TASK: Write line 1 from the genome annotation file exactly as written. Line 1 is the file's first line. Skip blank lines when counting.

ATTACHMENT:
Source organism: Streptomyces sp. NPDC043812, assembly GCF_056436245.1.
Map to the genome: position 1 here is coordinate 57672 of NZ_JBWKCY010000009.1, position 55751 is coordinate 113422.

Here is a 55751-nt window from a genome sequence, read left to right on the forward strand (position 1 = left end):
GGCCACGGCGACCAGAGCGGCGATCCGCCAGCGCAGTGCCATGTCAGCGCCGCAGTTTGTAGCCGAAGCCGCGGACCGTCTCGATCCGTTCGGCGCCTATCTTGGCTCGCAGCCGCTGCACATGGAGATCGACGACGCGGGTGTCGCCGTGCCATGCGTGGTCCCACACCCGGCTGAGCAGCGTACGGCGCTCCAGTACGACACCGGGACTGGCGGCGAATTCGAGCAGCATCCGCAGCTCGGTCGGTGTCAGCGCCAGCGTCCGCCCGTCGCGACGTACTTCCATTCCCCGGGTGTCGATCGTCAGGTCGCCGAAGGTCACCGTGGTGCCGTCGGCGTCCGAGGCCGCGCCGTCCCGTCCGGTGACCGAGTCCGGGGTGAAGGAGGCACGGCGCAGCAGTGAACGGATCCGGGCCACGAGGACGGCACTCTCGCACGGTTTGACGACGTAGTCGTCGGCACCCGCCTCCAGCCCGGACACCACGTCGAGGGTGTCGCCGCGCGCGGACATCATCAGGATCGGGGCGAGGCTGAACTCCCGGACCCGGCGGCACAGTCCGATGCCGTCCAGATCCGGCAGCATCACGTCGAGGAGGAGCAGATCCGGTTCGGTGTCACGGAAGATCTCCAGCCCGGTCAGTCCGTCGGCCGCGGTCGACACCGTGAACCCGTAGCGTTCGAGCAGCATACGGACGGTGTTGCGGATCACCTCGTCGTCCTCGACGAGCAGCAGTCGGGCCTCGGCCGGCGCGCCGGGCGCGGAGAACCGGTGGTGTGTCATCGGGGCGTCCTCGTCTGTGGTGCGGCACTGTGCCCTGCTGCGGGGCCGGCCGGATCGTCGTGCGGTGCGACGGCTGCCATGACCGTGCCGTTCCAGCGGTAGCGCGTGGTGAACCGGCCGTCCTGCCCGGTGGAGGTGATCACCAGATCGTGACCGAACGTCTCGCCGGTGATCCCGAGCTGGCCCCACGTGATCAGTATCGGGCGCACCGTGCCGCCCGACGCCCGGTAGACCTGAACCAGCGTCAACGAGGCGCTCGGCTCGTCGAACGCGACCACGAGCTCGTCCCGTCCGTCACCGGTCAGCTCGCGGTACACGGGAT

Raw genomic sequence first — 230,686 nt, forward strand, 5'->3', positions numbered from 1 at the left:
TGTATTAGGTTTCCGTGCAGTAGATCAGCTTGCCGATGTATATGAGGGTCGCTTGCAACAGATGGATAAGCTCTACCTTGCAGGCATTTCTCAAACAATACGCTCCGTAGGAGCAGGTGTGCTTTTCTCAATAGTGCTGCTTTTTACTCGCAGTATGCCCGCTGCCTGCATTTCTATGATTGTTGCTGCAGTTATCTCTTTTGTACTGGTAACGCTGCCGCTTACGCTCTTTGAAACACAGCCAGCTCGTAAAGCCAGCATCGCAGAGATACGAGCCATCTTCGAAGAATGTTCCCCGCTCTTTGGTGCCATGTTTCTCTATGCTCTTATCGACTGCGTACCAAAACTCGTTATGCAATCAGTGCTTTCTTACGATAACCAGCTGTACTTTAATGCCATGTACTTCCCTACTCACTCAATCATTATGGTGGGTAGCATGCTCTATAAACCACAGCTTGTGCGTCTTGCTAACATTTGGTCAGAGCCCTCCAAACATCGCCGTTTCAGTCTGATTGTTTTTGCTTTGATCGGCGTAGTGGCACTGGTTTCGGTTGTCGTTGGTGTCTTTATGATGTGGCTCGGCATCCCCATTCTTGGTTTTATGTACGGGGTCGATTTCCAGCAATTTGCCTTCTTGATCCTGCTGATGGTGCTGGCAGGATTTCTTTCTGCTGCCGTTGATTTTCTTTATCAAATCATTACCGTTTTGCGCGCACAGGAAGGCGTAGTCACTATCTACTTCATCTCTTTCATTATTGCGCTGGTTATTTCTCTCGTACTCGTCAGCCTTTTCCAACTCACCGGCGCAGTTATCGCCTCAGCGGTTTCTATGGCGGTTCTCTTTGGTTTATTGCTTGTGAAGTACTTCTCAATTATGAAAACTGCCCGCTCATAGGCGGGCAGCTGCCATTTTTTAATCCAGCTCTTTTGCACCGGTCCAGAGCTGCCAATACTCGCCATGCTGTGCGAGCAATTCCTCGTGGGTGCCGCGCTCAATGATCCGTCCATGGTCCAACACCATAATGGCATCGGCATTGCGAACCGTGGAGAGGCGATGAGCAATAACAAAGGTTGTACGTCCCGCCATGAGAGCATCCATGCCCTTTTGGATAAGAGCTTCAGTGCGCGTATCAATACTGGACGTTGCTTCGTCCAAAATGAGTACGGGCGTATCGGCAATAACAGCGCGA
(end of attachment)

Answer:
Source organism: Streptomyces sp. NPDC043812, assembly GCF_056436245.1.